Lisbon is the capital city of Portugal. It is also the largest city in the country with a landmass of almost thirty-three square miles and has a population of over two million people in the metropolitan area. Greater Lisbon is known for its diverse network of primary and secondary schools. These include the Saint Dominic’s International School, Saint Julian’s School, the Carlucci American International School of Lisbon, Deutsche Schule Lissabon, Instituto Español de Lisboa and Lycée Français Charles Lepierre.

It is also home to three major universities; The New University of Lisbon, University of Lisbon and the Technical University of Lisbon.


The first inhabitants of the area that Lisbon sits on are the Iberians of the Neolithic Period. These people built many fotifications and megaliths, some of which can still be found in the countryside surrounding the city. Little is known of these tribes until the Indo-European Celts invaded their settlements around the first millennium BC. These invaders intermarried with the indigineous people and produced what would become the Celtic speaking known as the Cempsi.

The next historic landmark in the timeframe of this city occurred around the year 205 BC. This is when Julius Caesar placed it uder Roman rule and named it Felicitas Julia. It then fell into the hands of various Germanic tribes from the fifth century until the eighth century when it was capture by the Moors. Their rule over the city lasted for two hundred years, until Afonso Henriques conquered the city for Christianity in 1147. Ever since it has been the main economic, political and cultural hub of Portugal.

Lisbon is a city that has been long known for its beautiful and diverse architecture. The architectural styles represented in this city include Gothic, Baroque, Romanesque, Manueline and Traditional Portuguese. Lisbon is also a city where the major thoroughfares intersect with many historical boulevards and are lined with some of Portugal’s greatest tourist attractions and landmarks. One of these major attractions of Lisbon is the National Museum of Ancient Art.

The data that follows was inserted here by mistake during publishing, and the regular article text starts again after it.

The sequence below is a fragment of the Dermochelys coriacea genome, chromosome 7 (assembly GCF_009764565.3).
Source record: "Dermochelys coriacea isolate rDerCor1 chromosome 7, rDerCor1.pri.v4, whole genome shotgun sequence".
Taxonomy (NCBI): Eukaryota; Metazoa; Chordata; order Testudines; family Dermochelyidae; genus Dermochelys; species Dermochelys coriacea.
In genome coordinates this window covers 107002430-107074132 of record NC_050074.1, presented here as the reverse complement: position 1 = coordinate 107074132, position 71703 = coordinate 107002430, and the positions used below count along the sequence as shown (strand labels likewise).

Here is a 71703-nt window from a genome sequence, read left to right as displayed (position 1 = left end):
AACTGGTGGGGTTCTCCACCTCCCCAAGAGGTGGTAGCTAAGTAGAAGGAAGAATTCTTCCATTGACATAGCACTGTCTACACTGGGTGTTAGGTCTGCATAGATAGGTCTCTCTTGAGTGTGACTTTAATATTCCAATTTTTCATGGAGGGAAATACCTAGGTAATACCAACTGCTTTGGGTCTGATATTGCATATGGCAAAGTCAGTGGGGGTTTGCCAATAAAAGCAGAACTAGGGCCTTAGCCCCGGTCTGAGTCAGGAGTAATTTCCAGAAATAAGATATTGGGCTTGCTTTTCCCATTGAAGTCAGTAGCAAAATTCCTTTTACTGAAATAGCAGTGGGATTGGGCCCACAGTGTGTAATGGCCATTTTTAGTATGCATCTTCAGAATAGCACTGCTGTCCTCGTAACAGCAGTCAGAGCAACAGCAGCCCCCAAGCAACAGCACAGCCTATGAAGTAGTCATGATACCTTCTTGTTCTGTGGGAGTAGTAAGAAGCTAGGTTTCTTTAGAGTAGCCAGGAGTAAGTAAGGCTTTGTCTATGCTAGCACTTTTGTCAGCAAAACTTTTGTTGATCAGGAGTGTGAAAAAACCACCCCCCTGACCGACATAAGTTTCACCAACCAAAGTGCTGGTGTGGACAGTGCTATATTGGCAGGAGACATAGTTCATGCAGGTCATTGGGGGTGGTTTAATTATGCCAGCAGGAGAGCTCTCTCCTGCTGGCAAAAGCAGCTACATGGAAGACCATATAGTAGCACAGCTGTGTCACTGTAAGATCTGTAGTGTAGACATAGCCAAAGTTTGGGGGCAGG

Another prominent attraction in Lisbon is the Lisbon Oceanarium. This oceanarium was built in 1996 and is shaped like an aircraft carrier. Inside is a diverse collection of marine species which include fish, mammals, birds and cnidaria. In the heart of the buildng is a large three thousand square foot tank and an even large fifteen thousand square foot tank. These tanks contain four large one hundred and fifty square feet windows. Located inside these tanks are creatures such as sharks, sting rays, barracudas and sunfish. The collection here includes over sixteen thousand animals from over four hundred and fifty different species.

A prominent attraction that is known worldwide is the Cristo-Rei. This monument is not in the city limits of Lisbon. It is located across the river in the town called Almada. But, because of how it stands, the ideal location to view the monument is Lisbon. This monument features a two hundred and forty-six foot arch on which stands a ninety-two foot statue of Jesus Christ, which was designed by sculptor Francisco Franco de Sousa. Located on the base is an observation deck where visitors can get a great panoramic view of the city of Lisbon. Last but not least, Lisbon is a city that features some of the finest Portuguese restaurants in the country. This city also has a large collection of shopping venues, cafes and hotels for the curious tourist to visit and explore.